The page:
San Francisco photographer JJ Meeks’s pictures of our regional haze are simply stunning — and exist as a record of how our fog continues swallowing local structures.
Given the almost tangible poetic quality evoked by San Francisco’s fog, it’s no wonder why Bay Area photographer JJ Meeks has dedicated a healthy amount of his catalog to gorgeous snaps featuring “Fog City” in all its opaque glory. Though as Meeks told me this time last year, the Bay Area’s fog isn’t, say, the most accommodating or cooperating of subjects.
“Shooting fog though, it simply has a mind of its own,” Meeks writes in an email, before glowing favorable of his somewhat recent infatuation with the region’s fog. “I’ve lived in the Bay Area my entire life and it wasn’t until about five years ago I really began appreciating Karl the Fog.”
Meeks, who started his foray into photography by way of capturing stills of pieces from his favorite street artists, explains how his learning journey behind the camera has illuminated his entire life. Meeks recounts how snapping things like cityscapes and landscapes have introduced him to a bevy of new connections. Meeks’s experience with photography isn’t dissimilar from the experience denizens of San Francisco feel about their city: an aspect of life that affords new opportunities to establish meaningful relationships and to better understand one’s truest, most authentic self.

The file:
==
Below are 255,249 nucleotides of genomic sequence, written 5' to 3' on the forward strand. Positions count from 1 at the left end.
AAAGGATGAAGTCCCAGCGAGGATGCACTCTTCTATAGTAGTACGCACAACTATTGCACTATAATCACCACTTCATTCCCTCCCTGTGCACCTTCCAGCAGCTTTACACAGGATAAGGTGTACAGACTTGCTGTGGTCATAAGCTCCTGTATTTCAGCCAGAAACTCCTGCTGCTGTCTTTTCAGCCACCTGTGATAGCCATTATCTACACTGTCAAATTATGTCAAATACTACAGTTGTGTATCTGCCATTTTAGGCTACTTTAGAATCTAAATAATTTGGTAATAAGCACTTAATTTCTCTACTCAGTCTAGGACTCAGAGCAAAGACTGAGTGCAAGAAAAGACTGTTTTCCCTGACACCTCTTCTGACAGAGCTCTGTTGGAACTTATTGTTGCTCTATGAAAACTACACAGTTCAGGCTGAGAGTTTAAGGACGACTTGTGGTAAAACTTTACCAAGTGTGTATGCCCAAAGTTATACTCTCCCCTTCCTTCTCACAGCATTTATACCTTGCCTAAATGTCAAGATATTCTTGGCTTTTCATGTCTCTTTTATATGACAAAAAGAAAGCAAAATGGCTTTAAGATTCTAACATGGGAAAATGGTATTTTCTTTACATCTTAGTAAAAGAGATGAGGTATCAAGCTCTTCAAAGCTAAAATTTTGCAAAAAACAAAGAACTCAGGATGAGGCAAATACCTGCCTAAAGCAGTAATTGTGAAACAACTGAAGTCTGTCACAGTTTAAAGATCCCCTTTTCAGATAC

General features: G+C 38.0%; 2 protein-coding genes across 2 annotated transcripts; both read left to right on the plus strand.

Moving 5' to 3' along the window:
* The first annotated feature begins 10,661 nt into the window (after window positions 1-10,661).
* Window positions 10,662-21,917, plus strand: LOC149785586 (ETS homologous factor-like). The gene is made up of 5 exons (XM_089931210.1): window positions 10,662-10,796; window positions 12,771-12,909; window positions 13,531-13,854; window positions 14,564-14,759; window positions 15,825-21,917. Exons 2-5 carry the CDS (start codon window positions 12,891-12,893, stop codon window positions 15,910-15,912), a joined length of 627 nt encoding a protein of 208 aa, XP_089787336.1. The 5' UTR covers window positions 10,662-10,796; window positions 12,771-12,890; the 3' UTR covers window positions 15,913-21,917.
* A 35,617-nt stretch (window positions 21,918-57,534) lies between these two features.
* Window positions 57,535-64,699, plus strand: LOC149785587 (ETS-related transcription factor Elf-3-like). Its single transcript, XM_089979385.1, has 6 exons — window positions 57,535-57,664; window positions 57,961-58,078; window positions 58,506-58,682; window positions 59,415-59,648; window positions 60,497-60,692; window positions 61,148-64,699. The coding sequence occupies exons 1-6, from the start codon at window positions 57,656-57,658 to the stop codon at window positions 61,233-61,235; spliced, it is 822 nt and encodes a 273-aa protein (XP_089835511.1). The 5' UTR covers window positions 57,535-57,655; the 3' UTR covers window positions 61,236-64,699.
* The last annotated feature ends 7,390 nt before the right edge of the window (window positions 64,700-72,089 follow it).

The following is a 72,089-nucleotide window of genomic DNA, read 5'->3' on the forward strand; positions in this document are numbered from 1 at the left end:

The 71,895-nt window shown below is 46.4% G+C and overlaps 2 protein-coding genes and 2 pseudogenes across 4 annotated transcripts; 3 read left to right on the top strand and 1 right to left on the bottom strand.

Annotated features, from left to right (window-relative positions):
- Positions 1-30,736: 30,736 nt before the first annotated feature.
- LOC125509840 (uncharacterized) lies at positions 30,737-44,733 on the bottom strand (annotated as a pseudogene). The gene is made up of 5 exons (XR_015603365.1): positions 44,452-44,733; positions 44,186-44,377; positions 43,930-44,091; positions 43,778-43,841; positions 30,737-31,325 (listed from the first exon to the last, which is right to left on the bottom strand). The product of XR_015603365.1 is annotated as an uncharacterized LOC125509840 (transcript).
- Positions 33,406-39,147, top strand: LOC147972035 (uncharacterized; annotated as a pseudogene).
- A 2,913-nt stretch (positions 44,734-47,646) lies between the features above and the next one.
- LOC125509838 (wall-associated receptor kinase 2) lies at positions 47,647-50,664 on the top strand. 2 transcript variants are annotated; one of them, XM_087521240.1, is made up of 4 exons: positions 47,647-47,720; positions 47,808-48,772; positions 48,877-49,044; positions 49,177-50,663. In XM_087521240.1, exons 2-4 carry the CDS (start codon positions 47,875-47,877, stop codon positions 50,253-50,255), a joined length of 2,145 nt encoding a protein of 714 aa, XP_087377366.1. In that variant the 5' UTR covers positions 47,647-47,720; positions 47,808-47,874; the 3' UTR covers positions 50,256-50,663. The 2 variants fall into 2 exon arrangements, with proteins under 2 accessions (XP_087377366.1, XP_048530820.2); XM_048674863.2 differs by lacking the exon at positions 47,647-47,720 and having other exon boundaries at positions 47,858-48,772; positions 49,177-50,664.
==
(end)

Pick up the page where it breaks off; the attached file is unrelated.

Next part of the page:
As Meeks notes, there’s also a mercurial quality to Karl (or Karla) that lends a certain whimsy to his photography: “It is in a way, uniquely Bay Area. Depending on its height and placement of the viewer, it creates quite a dreamscape.”
Chasing the fog, itself is something Meeks finds both fun and challenging. It’s also a lesson in surrender, but also not giving up: “Even when I fail to catch it how I desire to.”
Meeks’s favorite ways of photographing the Bay Area’s fog in the background? When he can capture it hovering over the angles and slants and tips of buildings, or when it slowly glides over the San Francisco Bay.
So… here’s hoping that the next few decades are kind to SF’s fog and see Meeks’s catalog of Fog City continue to grow.